Unfortunately, although the K9 is lighter and more nimble than the old bike, it’s still not agile enough – and now it’s light years behind the new R1.

Two and a half seconds doesn’t really sound a lot, but every 10 laps around Cartegana, the R1 pulls a massive 25-second gap over the GSX-R1000…

The K9 also needed setting up. Like all GSX-Rs, the new K9 sits very flat compared to the more extreme, ‘nose down/tail up’ set-up of the ZX-10R or R1 and feels more like a big sports tourer in this company. It’s already been proved that in WSB trim it can kick butt around the track and, in testing, superstock K9s have been going really well, too – but as it is out of the crate, even with the suspension dialled in, it’s not as sharp as its rivals.

Its lack of agility means you have to be a bit steadier into the corners and have to wait longer for it to turn before you get on the power. The K9 has good grunt, as it still has the longest stroke of any of the Japanese 1000s, but it still feels flat from the middle of the corner on the throttle compared to the R1.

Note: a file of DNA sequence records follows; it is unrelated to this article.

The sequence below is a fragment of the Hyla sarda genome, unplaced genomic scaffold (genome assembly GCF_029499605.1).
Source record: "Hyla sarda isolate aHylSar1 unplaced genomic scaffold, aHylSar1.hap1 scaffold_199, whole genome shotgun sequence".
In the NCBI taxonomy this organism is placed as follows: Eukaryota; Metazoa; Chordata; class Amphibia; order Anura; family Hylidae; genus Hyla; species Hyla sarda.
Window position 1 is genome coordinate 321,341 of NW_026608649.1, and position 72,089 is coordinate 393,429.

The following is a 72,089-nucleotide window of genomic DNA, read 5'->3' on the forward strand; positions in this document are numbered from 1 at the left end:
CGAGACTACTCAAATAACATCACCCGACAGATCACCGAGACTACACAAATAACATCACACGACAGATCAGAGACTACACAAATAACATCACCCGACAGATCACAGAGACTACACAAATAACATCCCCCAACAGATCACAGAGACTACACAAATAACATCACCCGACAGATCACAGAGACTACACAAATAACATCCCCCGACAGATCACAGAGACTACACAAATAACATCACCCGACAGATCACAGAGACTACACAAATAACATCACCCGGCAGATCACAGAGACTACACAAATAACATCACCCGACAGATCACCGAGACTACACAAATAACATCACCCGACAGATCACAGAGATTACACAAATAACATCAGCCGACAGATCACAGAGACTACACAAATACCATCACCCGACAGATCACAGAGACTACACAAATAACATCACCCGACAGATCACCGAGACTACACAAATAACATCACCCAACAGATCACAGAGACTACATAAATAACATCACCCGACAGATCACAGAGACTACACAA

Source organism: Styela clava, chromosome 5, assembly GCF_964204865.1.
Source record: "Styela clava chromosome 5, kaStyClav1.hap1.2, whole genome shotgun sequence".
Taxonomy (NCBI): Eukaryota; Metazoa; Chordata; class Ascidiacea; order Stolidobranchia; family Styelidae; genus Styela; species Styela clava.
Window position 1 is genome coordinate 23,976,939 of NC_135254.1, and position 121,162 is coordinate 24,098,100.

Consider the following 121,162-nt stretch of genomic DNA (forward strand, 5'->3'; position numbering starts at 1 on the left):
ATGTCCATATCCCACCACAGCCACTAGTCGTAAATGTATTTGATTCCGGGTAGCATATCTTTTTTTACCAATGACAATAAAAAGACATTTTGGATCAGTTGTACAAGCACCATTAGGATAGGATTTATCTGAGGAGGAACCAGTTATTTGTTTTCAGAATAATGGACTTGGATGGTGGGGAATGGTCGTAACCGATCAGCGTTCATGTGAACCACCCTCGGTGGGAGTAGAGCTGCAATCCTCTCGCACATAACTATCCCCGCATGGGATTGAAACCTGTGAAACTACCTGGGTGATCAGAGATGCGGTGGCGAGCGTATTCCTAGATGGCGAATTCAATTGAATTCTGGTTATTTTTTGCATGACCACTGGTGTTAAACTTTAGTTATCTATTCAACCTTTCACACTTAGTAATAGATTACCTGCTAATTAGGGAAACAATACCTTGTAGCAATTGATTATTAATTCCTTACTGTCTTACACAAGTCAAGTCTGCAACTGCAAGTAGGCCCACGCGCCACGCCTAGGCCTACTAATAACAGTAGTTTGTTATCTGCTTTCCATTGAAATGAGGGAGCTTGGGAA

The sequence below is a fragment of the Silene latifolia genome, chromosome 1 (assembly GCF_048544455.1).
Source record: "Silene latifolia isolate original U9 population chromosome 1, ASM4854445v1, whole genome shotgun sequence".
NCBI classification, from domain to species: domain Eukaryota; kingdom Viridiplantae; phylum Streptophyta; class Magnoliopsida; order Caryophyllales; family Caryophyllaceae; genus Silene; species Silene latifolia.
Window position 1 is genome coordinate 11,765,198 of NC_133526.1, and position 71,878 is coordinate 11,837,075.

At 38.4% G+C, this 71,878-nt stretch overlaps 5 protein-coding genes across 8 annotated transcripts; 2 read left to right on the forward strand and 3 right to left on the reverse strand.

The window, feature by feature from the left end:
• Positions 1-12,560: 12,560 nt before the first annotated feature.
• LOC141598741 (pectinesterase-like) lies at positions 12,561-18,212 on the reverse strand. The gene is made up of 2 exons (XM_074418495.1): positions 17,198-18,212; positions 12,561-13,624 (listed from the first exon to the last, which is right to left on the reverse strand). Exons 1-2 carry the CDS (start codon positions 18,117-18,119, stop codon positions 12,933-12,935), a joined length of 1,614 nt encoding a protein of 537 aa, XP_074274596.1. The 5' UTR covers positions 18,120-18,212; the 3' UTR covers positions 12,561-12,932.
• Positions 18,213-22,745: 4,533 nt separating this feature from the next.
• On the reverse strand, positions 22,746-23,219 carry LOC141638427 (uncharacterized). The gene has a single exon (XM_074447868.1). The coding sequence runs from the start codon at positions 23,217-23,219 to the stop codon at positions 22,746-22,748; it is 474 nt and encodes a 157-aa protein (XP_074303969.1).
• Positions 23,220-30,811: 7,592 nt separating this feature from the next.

Every GSX-R1000 from the K1 to the K5 raised the 1000cc superbike bar, but for whatever reason the 2007 K7 lost the plot a bit. It was too heavy and clumsy around the track. That didn’t stop it selling by the bucketload, though, as it’s still a great road bike. The K9 is a big improvement – it’s lighter and friendlier, but still doesn’t capture the GSX-R spirit of old.


Engine and gearbox 97%

Suspension 93%

Cornering 92%

Braking 92%

Overall feel 94%


Despite an overhaul and Haydon riding, the K9 isn’t agile enough on track





Second opinions


‘The GSX-R has a good engine, but the R1’s is better”



The Suzuki handles well; it has a different stance, but does not turn as well as the Yamaha. It’s a great bike, tractable, good engine, smooth but not as good as the Yamaha I’ve just ridden.”





“A few tweaks transformed the Ducati –

what a buzz”




I’m impressed by the Ducati – it’s got loads of grunt. When set up, it holds its line. It’s a little unstable at the end of the straight but a few suspension tweaks has transformed it – what a buzz.





“The ZX-10 still has most power and top-

end rush”



The ZX-10 still has the most power and top-end rush. It won’t stop wheelying and it’s hard work. It feels fast as it’s so lively and you need to wrestle it round, but I still love riding it on track.